The company said Tuesday it aims to raise as much as $1 billion in its initial public offering by pricing shares at $28 to $30. That could value the company around $6 billion, Bloomberg reported, among the highest valuations for an IPO led by a female CEO, a high-profile milestone that spotlights the growing interest in investment in women-led firms.
The IPO is expected this month, Bloomberg has reported.
In taking the company public, Herd will join a small, exclusive club of female chief executives. Data from PitchBook, a private market database, shows that just 32 out of the 377 venture-backed firms that filed for IPOs between 2016 and 2020, or 8.4 percent, had a female CEO. There were just eight in 2020.
The scale of Bumble’s IPO is even more unusual. Stitch Fix founder Katrina Lake and The RealReal’s Julie Wainwright had post-IPO valuations of $1.4 billion and $1.7 billion, respectively, according to PitchBook. An analysis by All Raise, an advocacy group for female founders, found that of the top 10 tech IPOs of the past decade, 92 percent of the combined market capitalization at debut went to male beneficiaries and investors.
“The numbers speak for themselves,” said Freada Kapor Klein, a venture capitalist and diversity activist. “What’s interesting and encouraging about the Bumble IPO is obviously it’s a woman founder and CEO. But what’s also very important, as I see it, is it’s a female-focused product.”
Known for its namesake women-centric dating app, which puts women in charge of initiating contact, Bumble also owns Badoo, a dating app with a large following in Europe and Latin America.
Herd founded Bumble in 2014 with help from business partner and Russian billionaire Andrey Andreev after a contentious departure from the dating app Tinder, which involved a sexual harassment suit that was later settled. After the private equity firm Blackstone Group purchased Andreev’s stake in 2019, Herd was installed as CEO of the reorganized company.
Klein noted that at this late stage of a start-up’s growth, founders are often asking for even bigger sums. Like the venture capital firms that may write early checks, Klein said, private equity firms that may make investments later in the process are also predominantly white and male.
“You’re asking them to write much bigger checks," Klein said. "All the obstacles you see at the seed stage are amplified at the growth stage. The fewer women who take companies public, the more reticent the check writers are, because they may have never seen somebody like you.”
Lack of venture capital funding for female entrepreneurs is often cited as a major obstacle for women to leading companies to IPOs. According to PitchBook Data, female-founded companies represented just 13 percent of all venture capital dollars deployed in the first nine months of 2020, down from 15.5 percent in 2019.
The pandemic has had a disproportionate effect on female entrepreneurs, PitchBook has reported, with total deal value for female-founded companies down 31 percent, far more than the 18 percent drop across all companies.
“Funding and resources are critical, and if you don’t have funding and resources, you just don’t get your company to a level where you can IPO," Laura Huang, a professor at Harvard Business School and author of “Edge: Turning Adversity into Advantage,” said in an email.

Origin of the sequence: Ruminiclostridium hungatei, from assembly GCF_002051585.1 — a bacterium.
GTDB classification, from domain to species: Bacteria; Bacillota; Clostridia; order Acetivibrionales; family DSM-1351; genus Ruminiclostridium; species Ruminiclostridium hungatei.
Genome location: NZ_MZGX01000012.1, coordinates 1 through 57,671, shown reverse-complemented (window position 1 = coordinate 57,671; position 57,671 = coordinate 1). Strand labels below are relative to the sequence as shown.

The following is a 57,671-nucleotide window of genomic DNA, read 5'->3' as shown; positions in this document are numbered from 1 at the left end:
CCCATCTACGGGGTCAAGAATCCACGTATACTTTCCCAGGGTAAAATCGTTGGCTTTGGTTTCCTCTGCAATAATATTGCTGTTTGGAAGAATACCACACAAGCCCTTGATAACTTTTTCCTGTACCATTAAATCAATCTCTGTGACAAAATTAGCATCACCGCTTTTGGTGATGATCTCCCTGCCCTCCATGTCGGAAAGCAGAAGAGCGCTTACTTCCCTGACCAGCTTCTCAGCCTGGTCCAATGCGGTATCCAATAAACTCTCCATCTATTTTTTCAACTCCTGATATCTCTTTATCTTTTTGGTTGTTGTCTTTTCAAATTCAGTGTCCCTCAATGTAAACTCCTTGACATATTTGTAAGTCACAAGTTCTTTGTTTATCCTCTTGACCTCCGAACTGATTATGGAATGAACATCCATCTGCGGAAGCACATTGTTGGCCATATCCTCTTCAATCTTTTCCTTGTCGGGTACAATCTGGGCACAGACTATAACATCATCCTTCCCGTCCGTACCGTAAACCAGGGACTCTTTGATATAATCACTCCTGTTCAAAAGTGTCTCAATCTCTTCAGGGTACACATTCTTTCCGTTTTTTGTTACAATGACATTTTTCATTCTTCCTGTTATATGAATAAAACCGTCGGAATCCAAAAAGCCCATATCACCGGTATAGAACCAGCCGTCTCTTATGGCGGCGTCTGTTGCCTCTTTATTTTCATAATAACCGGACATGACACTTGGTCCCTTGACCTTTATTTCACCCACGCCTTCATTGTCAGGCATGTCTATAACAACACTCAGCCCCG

Expectations and bias can be a barrier, Huang said. “It’s difficult, or almost impossible, for women to be able to recraft and redesign themselves for each stage” of a company’s life cycle, from an early-stage entrepreneur to one who can scale the company. “Women have a particularly hard time guiding such perceptions — the amount of time and effort that it takes to be seen as a legitimate and credible product CEO makes it nearly impossible to change course.”
Huang’s research has found that women are less likely to be perceived as “late stage,” high-growth leaders than their male counterparts. Female founders are also more likely to get detailed questions focused on early-stage issues, such as break-even points, or daily users, while men are more likely to get questions about their vision or opportunities.
As more venture capital funds cater to women-led businesses and are led by female venture capitalists themselves, some see hope for change.
Efforts by big market players could also lead to more diversity on start-up boards. A year ago, Goldman Sachs said it would no longer take companies public in the United States and Europe if they do not have at least one director from any underrepresented group such as gender, race, sexual orientation or gender identity. In December, Nasdaq proposed new listing rules that would require all companies to disclose the diversity of their board and require most of them to have at least two diverse directors or explain why they don’t.
Bumble’s proposed 11-member board will be nearly 73 percent women. A recent study by professors Jason Sandvik, P. Raghavendra Rau and Theo Vermaelen found that between 2010 and 2018, the average board with at least one female director was made up of just 17 to 18 percent women at the time of IPO.
Kristen Hamilton, who is senior vice president of strategic partnerships at Guild Education and helped lead the company Onvia to an IPO in 2000, said that too many investors still think board members need to be pulled from people who have already been chief executives or chief financial officers, which limits the pool of women.
“There are walls you run up against — have you done it before? Are you properly networked?” she said. “Women have been outside of those networks for a very long time.”